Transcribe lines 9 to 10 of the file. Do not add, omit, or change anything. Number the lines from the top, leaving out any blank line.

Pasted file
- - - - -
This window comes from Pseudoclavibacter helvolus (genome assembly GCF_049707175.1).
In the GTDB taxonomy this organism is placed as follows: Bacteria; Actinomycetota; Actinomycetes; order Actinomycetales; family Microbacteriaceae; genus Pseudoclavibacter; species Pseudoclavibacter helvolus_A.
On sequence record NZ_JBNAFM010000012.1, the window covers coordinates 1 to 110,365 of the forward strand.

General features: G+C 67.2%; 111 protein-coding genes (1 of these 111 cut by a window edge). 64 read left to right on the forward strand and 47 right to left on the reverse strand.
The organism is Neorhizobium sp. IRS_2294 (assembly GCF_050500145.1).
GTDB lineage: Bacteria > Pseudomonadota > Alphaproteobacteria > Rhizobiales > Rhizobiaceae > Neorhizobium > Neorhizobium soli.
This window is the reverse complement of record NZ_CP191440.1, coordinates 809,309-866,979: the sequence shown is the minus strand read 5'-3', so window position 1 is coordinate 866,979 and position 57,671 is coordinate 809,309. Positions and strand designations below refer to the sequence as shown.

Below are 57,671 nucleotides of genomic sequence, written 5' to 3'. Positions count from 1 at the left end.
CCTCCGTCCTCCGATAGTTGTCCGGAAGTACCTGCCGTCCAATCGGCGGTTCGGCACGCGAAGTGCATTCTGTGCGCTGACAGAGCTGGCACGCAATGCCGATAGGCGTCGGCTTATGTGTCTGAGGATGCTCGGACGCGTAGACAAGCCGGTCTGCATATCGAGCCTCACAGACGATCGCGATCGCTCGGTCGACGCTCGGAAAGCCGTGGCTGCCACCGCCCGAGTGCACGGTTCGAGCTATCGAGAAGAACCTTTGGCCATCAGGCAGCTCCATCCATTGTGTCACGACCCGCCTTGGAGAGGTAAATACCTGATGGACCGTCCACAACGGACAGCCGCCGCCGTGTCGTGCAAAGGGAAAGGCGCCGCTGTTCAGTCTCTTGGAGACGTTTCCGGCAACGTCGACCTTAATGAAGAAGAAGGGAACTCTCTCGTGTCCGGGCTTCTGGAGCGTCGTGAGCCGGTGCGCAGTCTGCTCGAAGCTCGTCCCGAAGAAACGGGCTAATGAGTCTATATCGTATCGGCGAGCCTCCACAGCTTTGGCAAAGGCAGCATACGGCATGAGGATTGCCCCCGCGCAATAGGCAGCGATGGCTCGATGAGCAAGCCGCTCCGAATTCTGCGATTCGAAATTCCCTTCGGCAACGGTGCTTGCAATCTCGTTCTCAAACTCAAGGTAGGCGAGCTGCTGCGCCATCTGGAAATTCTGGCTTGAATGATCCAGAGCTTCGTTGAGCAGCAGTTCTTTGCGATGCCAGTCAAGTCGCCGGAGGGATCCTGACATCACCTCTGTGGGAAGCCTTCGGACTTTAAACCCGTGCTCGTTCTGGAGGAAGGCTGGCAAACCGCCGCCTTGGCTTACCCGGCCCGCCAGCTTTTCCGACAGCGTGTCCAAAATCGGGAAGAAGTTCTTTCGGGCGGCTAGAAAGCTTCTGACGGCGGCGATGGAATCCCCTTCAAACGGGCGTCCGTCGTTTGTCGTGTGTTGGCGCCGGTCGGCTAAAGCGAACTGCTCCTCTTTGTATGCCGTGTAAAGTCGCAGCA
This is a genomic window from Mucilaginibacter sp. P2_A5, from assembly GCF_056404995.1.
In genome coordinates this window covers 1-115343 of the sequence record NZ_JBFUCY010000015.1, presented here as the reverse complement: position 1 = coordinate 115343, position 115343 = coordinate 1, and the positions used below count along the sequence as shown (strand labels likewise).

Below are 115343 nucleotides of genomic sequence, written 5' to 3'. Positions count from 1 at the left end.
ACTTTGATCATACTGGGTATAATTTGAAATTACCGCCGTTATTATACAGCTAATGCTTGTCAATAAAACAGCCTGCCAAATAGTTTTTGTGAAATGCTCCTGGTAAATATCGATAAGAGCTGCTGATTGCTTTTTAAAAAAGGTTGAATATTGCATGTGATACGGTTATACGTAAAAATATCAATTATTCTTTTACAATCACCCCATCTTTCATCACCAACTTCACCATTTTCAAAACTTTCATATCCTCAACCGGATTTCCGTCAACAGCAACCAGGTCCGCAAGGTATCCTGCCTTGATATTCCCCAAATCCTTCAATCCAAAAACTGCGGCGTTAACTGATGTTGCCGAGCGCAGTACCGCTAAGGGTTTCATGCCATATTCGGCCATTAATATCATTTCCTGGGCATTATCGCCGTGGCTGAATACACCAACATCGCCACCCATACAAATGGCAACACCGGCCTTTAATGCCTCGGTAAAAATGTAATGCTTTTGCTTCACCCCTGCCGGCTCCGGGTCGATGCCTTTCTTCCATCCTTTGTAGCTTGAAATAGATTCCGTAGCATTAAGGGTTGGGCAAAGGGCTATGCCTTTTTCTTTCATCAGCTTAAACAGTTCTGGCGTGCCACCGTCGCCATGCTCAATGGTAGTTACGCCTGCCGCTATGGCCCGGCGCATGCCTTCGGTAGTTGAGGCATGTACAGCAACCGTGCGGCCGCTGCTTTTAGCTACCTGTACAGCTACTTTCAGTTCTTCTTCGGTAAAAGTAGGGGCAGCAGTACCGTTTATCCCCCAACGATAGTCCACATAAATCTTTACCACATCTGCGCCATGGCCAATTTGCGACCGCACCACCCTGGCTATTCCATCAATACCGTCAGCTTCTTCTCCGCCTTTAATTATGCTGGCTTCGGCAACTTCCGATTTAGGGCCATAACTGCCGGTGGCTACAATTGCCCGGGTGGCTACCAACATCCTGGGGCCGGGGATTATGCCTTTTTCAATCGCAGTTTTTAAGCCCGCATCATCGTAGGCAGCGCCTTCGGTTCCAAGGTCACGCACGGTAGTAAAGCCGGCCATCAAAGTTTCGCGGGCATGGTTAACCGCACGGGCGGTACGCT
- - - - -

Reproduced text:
CCTCCGTCCTCCGATAGTTGTCCGGAAGTACCTGCCGTCCAATCGGCGGTTCGGCACGCGAAGTGCATTCTGTGCGCTGACAGAGCTGGCACGCAATGCCGATAGGCGTCGGCTTATGTGTCTGAGGATGCTCGGACGCGTAGACAAGCCGGTCTGCATATCGAGCCTCACAGACGATCGCGATCGCTCGGTCGACGCTCGGAAAGCCGTGGCTGCCACCGCCCGAGTGCACGGTTCGAGCTATCGAGAAGAACCTTTGGCCATCAGGCAGCTCCATCCATTGTGTCACGACCCGCCTTGGAGAGGTAAATACCTGATGGACCGTCCACAACGGACAGCCGCCGCCGTGTCGTGCAAAGGGAAAGGCGCCGCTGTTCAGTCTCTTGGAGACGTTTCCGGCAACGTCGACCTTAATGAAGAAGAAGGGAACTCTCTCGTGTCCGGGCTTCTGGAGCGTCGTGAGCCGGTGCGCAGTCTGCTCGAAGCTCGTCCCGAAGAAACGGGCTAATGAGTCTATATCGTATCGGCGAGCCTCCACAGCTTTGGCAAAGGCAGCATACGGCATGAGGATTGCCCCCGCGCAATAGGCAGCGATGGCTCGATGAGCAAGCCGCTCCGAATTCTGCGATTCGAAATTCCCTTCGGCAACGGTGCTTGCAATCTCGTTCTCAAACTCAAGGTAGGCGAGCTGCTGCGCCATCTGGAAATTCTGGCTTGAATGATCCAGAGCTTCGTTGAGCAGCAGTTCTTTGCGATGCCAGTCAAGTCGCCGGAGGGATCCTGACATCACCTCTGTGGGAAGCCTTCGGACTTTAAACCCGTGCTCGTTCTGGAGGAAGGCTGGCAAACCGCCGCCTTGGCTTACCCGGCCCGCCAGCTTTTCCGACAGCGTGTCCAAAATCGGGAAGAAGTTCTTTCGGGCGGCTAGAAAGCTTCTGACGGCGGCGATGGAATCCCCTTCAAACGGGCGTCCGTCGTTTGTCGTGTGTTGGCGCCGGTCGGCTAAAGCGAACTGCTCCTCTTTGTATGCCGTGTAAAGTCGCAGCA
This is a genomic window from Mucilaginibacter sp. P2_A5, from assembly GCF_056404995.1.